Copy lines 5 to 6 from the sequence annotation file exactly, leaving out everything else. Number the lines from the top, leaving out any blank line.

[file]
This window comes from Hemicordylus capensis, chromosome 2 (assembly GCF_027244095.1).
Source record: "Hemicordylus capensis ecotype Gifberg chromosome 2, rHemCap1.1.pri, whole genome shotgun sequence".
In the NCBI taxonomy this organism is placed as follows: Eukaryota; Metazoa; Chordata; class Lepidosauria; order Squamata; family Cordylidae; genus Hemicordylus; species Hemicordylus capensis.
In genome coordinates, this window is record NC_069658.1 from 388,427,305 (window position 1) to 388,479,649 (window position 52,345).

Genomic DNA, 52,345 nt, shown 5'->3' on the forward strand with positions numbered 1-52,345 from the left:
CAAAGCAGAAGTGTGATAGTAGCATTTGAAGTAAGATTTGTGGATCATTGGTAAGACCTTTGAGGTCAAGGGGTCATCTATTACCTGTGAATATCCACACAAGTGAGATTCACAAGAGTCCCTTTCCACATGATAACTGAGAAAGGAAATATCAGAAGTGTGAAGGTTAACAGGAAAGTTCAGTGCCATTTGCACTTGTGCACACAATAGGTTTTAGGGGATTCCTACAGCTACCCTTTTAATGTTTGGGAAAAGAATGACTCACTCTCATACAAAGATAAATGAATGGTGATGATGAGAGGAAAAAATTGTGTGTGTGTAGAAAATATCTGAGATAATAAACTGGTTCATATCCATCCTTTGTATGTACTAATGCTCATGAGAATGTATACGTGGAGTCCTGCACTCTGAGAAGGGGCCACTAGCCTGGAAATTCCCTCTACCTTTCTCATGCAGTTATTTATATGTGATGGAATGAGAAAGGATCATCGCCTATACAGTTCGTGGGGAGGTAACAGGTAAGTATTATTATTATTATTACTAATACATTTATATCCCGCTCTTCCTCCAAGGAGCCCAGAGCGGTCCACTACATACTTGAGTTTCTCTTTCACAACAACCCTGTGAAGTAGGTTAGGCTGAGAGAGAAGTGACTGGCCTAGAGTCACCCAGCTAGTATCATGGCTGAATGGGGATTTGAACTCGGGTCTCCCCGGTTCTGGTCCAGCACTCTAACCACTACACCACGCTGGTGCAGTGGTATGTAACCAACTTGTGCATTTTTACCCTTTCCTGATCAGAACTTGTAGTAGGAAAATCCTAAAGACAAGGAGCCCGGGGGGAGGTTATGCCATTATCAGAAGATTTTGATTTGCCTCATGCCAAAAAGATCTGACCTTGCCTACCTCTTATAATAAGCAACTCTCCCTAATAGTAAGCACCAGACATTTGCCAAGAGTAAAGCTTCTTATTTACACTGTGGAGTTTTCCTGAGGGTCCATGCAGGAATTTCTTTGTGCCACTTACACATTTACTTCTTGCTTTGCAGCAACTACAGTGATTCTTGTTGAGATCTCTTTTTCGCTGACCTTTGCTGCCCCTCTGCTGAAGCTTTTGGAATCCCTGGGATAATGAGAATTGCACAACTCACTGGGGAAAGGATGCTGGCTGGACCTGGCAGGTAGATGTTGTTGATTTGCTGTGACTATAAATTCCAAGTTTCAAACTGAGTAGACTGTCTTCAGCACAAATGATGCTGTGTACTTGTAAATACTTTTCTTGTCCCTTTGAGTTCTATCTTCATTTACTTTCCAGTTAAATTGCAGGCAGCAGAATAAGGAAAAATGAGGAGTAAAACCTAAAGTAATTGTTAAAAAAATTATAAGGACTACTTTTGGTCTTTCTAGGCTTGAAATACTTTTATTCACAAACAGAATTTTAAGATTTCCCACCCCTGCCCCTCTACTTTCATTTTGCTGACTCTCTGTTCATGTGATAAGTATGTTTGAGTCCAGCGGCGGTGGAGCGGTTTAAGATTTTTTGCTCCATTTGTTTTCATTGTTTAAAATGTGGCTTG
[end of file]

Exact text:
Genomic DNA, 52,345 nt, shown 5'->3' on the forward strand with positions numbered 1-52,345 from the left:
CAAAGCAGAAGTGTGATAGTAGCATTTGAAGTAAGATTTGTGGATCATTGGTAAGACCTTTGAGGTCAAGGGGTCATCTATTACCTGTGAATATCCACACAAGTGAGATTCACAAGAGTCCCTTTCCACATGATAACTGAGAAAGGAAATATCAGAAGTGTGAAGGTTAACAGGAAAGTTCAGTGCCATTTGCACTTGTGCACACAATAGGTTTTAGGGGATTCCTACAGCTACCCTTTTAATGTTTGGGAAAAGAATGACTCACTCTCATACAAAGATAAATGAATGGTGATGATGAGAGGAAAAAATTGTGTGTGTGTAGAAAATATCTGAGATAATAAACTGGTTCATATCCATCCTTTGTATGTACTAATGCTCATGAGAATGTATACGTGGAGTCCTGCACTCTGAGAAGGGGCCACTAGCCTGGAAATTCCCTCTACCTTTCTCATGCAGTTATTTATATGTGATGGAATGAGAAAGGATCATCGCCTATACAGTTCGTGGGGAGGTAACAGGTAAGTATTATTATTATTATTACTAATACATTTATATCCCGCTCTTCCTCCAAGGAGCCCAGAGCGGTCCACTACATACTTGAGTTTCTCTTTCACAACAACCCTGTGAAGTAGGTTAGGCTGAGAGAGAAGTGACTGGCCTAGAGTCACCCAGCTAGTATCATGGCTGAATGGGGATTTGAACTCGGGTCTCCCCGGTTCTGGTCCAGCACTCTAACCACTACACCACGCTGGTGCAGTGGTATGTAACCAACTTGTGCATTTTTACCCTTTCCTGATCAGAACTTGTAGTAGGAAAATCCTAAAGACAAGGAGCCCGGGGGGAGGTTATGCCATTATCAGAAGATTTTGATTTGCCTCATGCCAAAAAGATCTGACCTTGCCTACCTCTTATAATAAGCAACTCTCCCTAATAGTAAGCACCAGACATTTGCCAAGAGTAAAGCTTCTTATTTACACTGTGGAGTTTTCCTGAGGGTCCATGCAGGAATTTCTTTGTGCCACTTACACATTTACTTCTTGCTTTGCAGCAACTACAGTGATTCTTGTTGAGATCTCTTTTTCGCTGACCTTTGCTGCCCCTCTGCTGAAGCTTTTGGAATCCCTGGGATAATGAGAATTGCACAACTCACTGGGGAAAGGATGCTGGCTGGACCTGGCAGGTAGATGTTGTTGATTTGCTGTGACTATAAATTCCAAGTTTCAAACTGAGTAGACTGTCTTCAGCACAAATGATGCTGTGTACTTGTAAATACTTTTCTTGTCCCTTTGAGTTCTATCTTCATTTACTTTCCAGTTAAATTGCAGGCAGCAGAATAAGGAAAAATGAGGAGTAAAACCTAAAGTAATTGTTAAAAAAATTATAAGGACTACTTTTGGTCTTTCTAGGCTTGAAATACTTTTATTCACAAACAGAATTTTAAGATTTCCCACCCCTGCCCCTCTACTTTCATTTTGCTGACTCTCTGTTCATGTGATAAGTATGTTTGAGTCCAGCGGCGGTGGAGCGGTTTAAGATTTTTTGCTCCATTTGTTTTCATTGTTTAAAATGTGGCTTG